Un sourire ne coûte rien et produit beaucoup,
A smile does not cost anything but produces so much*,
Il enrichit ceux qui* le reçoivent,
It enriches the person who receives it
Sans appauvrir ceux qui le donnent.
without impoverishing the one who gives it.
Il ne dure qu'un instant,
It lasts only a few moments,
Mais son souvenir* est parfois éternel.
But its memory may sometimes last forever.
Personne n'est assez pauvre pour ne pas le mériter.
Nobody is poor enough not to deserve it.
Il crée le bonheur au foyer, soutient les affaires,
It creates happiness at home and sustains businesses,
Il est le signe sensible de l'amitié.
It is the visible sign of friendship.
Un sourire donne du repos à l'être* fatigué.
A smile brings rest to the weary soul.
Il ne peut ni s'acheter, ni se prêter, ni se voler,
It cannot be bought, nor can it be loaned or even stolen,
Car c'est une chose qui n'a de valeur
For it is something which has value
Qu'à partir du moment où il se donne.
Only from the very moment it is given.
Et si quelquefois vous rencontrez une personne
And if sometimes you meet someone
Qui ne sait plus avoir le sourire...
Who no longer knows how to smile...
(Left: Smokey's Dad, "Sam", and Mama Braise (BREZ)
Soyez généreux, donnez-lui le vôtre!
Be generous, give him yours!
Car nul n'a autant besoin d'un sourire...
As no one is more desperate for a smile...
Que celui qui ne peut en donner aux autres.
Than the one who is unable to give a smile to others.
The "Sourire" poem is by Raoul Follereau (1902-1977), who established World Leprosy day and who, throughout his life, shared his compassion for victims of leprosy--as well as for victims of poverty, indifference, and injustice
"Honey moon" in France. Did you get to see it? Where were you, when you viewed it? We were on our front porch, lying on lawn chairs.
Next day in the back yard. I threw on a black top for this picture, after the beige top I had on made for a topless look.... Did you want to see that picture? Hang on, I'll see if I can find it for you. Meantime, some pictures of our dining room and sas (or entry as in front door area).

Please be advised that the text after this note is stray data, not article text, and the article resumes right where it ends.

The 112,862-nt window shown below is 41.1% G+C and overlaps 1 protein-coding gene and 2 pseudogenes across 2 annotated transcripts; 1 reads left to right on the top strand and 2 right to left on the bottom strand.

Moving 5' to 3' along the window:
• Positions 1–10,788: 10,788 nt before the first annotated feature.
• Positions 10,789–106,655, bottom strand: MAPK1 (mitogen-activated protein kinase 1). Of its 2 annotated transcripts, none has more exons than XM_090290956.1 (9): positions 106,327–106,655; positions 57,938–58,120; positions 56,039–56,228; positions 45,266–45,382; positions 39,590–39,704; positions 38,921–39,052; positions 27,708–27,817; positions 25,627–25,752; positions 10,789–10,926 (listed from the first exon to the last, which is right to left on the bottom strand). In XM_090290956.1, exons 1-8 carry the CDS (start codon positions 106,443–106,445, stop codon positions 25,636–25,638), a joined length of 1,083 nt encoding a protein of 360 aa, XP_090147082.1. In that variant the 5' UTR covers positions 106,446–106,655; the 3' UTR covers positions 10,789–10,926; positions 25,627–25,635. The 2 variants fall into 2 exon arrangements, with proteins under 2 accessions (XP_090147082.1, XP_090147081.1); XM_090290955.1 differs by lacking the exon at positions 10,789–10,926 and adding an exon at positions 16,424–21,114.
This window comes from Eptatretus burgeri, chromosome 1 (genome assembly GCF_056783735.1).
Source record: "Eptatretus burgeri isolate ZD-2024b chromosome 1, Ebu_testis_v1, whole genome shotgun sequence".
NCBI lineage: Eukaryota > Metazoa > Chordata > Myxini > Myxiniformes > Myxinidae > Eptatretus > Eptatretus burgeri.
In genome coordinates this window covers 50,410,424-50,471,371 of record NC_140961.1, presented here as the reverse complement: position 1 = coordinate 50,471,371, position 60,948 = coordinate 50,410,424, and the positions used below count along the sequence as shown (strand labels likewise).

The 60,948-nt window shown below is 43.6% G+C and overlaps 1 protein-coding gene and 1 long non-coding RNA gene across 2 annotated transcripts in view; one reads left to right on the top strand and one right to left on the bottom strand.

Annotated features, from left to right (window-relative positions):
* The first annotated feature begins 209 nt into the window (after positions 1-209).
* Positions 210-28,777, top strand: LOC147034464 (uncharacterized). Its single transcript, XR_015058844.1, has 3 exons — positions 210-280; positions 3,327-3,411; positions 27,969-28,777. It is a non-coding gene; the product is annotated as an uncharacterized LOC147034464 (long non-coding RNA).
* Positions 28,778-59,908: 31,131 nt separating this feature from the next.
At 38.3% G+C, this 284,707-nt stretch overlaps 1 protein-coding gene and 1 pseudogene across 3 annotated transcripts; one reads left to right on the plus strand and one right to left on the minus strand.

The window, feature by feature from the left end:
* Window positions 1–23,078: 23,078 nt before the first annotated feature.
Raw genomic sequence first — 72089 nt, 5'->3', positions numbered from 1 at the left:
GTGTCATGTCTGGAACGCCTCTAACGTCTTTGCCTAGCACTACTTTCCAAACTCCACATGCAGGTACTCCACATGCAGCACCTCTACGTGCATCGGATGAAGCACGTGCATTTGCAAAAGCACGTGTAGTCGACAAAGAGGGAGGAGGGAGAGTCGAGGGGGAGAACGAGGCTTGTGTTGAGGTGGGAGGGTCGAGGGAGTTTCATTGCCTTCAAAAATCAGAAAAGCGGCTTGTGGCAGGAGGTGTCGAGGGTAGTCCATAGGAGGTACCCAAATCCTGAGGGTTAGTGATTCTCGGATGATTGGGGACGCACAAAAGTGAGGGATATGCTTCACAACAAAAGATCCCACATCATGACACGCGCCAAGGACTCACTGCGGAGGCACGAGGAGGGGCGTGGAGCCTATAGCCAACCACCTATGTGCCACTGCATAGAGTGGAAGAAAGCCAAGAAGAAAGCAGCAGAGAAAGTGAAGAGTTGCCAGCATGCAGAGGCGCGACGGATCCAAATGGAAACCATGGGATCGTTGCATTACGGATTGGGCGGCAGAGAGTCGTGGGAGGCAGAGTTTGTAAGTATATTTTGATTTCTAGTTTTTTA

We still need to paint...
I never did keep you up to date on the renovation, which, it turns out, is happening little by little--here and there and you get the picture. See, you did get the picture!
That picture I mentionned. (Only the tank top is nude.) Title: Who needs dumbbells when you've got 8 pounds of kale?
Olympic kale torch. (Gardening is a sport!) I am holding a heavy trunk of cabbage which I had to saw off (its leaves were like lace after the insects feasted).
Bon, not sure I've shared the right pictures with you today. As mentioned, my thoughts are hither and thither these days. Off to hug my Mom....
Me and precious, precious Smokey--the son of Sam and Braise (read about the miracle of finding the lost dogs in Marseilles!). I leave you with a photo of our hollyhocks. A French woman once told me: hollyhocks are too hard to grow. You'll never manage. I planted them anyway. Have a lovely, lovely day!
A Message from Kristi on this blog's 19th anniversary
Thank you for reading this language journal. In 2002 I left my job at a vineyard and became self-employed in France. "French Word-A-Day" has been my full-time occupation ever since. Ongoing support from readers like you helps keep this site ad-free and allows me to focus on writing. My wish is to continue creating posts that are educational, insightful, and heart-warming. If my work has touched you in any way, please consider supporting it via a blog donation.
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